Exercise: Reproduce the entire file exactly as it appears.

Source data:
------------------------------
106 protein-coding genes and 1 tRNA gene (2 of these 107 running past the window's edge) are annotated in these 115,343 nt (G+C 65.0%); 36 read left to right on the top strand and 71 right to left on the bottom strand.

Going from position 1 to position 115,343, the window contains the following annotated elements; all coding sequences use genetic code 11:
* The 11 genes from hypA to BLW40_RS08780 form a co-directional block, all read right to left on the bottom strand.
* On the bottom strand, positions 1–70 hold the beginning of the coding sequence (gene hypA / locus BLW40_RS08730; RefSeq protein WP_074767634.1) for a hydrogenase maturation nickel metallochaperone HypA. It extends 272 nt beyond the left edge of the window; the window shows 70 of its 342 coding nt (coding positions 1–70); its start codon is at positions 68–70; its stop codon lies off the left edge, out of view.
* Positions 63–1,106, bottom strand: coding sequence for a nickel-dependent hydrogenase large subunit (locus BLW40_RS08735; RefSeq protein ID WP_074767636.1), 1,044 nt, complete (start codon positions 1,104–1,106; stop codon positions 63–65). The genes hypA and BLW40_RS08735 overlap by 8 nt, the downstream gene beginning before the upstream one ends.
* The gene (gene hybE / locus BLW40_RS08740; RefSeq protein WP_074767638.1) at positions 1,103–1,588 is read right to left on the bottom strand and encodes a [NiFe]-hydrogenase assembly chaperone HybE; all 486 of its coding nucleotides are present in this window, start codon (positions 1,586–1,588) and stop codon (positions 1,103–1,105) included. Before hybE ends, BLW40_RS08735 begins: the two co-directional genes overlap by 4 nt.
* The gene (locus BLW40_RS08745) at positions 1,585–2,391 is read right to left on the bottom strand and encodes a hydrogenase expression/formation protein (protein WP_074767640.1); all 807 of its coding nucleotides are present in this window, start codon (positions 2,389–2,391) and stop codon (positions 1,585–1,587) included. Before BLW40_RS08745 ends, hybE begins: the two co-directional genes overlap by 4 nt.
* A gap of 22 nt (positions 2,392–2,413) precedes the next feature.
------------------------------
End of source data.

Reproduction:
106 protein-coding genes and 1 tRNA gene (2 of these 107 running past the window's edge) are annotated in these 115,343 nt (G+C 65.0%); 36 read left to right on the top strand and 71 right to left on the bottom strand.

Going from position 1 to position 115,343, the window contains the following annotated elements; all coding sequences use genetic code 11:
* The 11 genes from hypA to BLW40_RS08780 form a co-directional block, all read right to left on the bottom strand.
* On the bottom strand, positions 1–70 hold the beginning of the coding sequence (gene hypA / locus BLW40_RS08730; RefSeq protein WP_074767634.1) for a hydrogenase maturation nickel metallochaperone HypA. It extends 272 nt beyond the left edge of the window; the window shows 70 of its 342 coding nt (coding positions 1–70); its start codon is at positions 68–70; its stop codon lies off the left edge, out of view.
* Positions 63–1,106, bottom strand: coding sequence for a nickel-dependent hydrogenase large subunit (locus BLW40_RS08735; RefSeq protein ID WP_074767636.1), 1,044 nt, complete (start codon positions 1,104–1,106; stop codon positions 63–65). The genes hypA and BLW40_RS08735 overlap by 8 nt, the downstream gene beginning before the upstream one ends.
* The gene (gene hybE / locus BLW40_RS08740; RefSeq protein WP_074767638.1) at positions 1,103–1,588 is read right to left on the bottom strand and encodes a [NiFe]-hydrogenase assembly chaperone HybE; all 486 of its coding nucleotides are present in this window, start codon (positions 1,586–1,588) and stop codon (positions 1,103–1,105) included. Before hybE ends, BLW40_RS08735 begins: the two co-directional genes overlap by 4 nt.
* The gene (locus BLW40_RS08745) at positions 1,585–2,391 is read right to left on the bottom strand and encodes a hydrogenase expression/formation protein (protein WP_074767640.1); all 807 of its coding nucleotides are present in this window, start codon (positions 2,389–2,391) and stop codon (positions 1,585–1,587) included. Before BLW40_RS08745 ends, hybE begins: the two co-directional genes overlap by 4 nt.
* A gap of 22 nt (positions 2,392–2,413) precedes the next feature.